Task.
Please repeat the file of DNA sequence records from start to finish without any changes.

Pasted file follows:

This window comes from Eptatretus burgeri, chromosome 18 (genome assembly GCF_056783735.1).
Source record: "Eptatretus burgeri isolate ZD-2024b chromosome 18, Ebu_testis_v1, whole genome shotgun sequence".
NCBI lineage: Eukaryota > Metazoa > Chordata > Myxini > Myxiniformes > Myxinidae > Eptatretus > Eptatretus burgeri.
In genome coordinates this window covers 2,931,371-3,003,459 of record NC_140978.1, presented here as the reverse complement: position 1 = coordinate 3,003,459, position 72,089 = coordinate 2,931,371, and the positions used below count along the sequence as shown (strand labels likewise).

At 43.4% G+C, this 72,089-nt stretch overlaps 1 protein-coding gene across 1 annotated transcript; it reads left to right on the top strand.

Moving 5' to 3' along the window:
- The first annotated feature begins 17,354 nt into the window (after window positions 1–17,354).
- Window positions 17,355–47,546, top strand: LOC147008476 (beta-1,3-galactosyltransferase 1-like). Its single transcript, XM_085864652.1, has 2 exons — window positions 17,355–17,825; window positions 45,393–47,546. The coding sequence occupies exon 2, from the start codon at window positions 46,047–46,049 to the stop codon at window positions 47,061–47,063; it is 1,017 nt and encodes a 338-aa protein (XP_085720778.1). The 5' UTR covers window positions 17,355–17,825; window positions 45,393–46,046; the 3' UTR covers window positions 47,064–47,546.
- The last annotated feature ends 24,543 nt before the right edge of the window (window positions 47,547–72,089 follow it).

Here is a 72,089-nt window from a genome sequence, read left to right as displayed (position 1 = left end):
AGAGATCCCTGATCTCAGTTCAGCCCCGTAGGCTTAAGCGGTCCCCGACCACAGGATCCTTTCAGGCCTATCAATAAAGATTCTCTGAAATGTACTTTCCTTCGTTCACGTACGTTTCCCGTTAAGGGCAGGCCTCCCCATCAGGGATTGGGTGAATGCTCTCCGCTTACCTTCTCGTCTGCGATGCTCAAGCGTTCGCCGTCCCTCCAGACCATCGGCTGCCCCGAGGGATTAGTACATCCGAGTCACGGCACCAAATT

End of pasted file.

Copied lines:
This window comes from Eptatretus burgeri, chromosome 18 (genome assembly GCF_056783735.1).
Source record: "Eptatretus burgeri isolate ZD-2024b chromosome 18, Ebu_testis_v1, whole genome shotgun sequence".
NCBI lineage: Eukaryota > Metazoa > Chordata > Myxini > Myxiniformes > Myxinidae > Eptatretus > Eptatretus burgeri.
In genome coordinates this window covers 2,931,371-3,003,459 of record NC_140978.1, presented here as the reverse complement: position 1 = coordinate 3,003,459, position 72,089 = coordinate 2,931,371, and the positions used below count along the sequence as shown (strand labels likewise).

At 43.4% G+C, this 72,089-nt stretch overlaps 1 protein-coding gene across 1 annotated transcript; it reads left to right on the top strand.

Moving 5' to 3' along the window:
- The first annotated feature begins 17,354 nt into the window (after window positions 1–17,354).
- Window positions 17,355–47,546, top strand: LOC147008476 (beta-1,3-galactosyltransferase 1-like). Its single transcript, XM_085864652.1, has 2 exons — window positions 17,355–17,825; window positions 45,393–47,546. The coding sequence occupies exon 2, from the start codon at window positions 46,047–46,049 to the stop codon at window positions 47,061–47,063; it is 1,017 nt and encodes a 338-aa protein (XP_085720778.1). The 5' UTR covers window positions 17,355–17,825; window positions 45,393–46,046; the 3' UTR covers window positions 47,064–47,546.
- The last annotated feature ends 24,543 nt before the right edge of the window (window positions 47,547–72,089 follow it).

Here is a 72,089-nt window from a genome sequence, read left to right as displayed (position 1 = left end):
AGAGATCCCTGATCTCAGTTCAGCCCCGTAGGCTTAAGCGGTCCCCGACCACAGGATCCTTTCAGGCCTATCAATAAAGATTCTCTGAAATGTACTTTCCTTCGTTCACGTACGTTTCCCGTTAAGGGCAGGCCTCCCCATCAGGGATTGGGTGAATGCTCTCCGCTTACCTTCTCGTCTGCGATGCTCAAGCGTTCGCCGTCCCTCCAGACCATCGGCTGCCCCGAGGGATTAGTACATCCGAGTCACGGCACCAAATT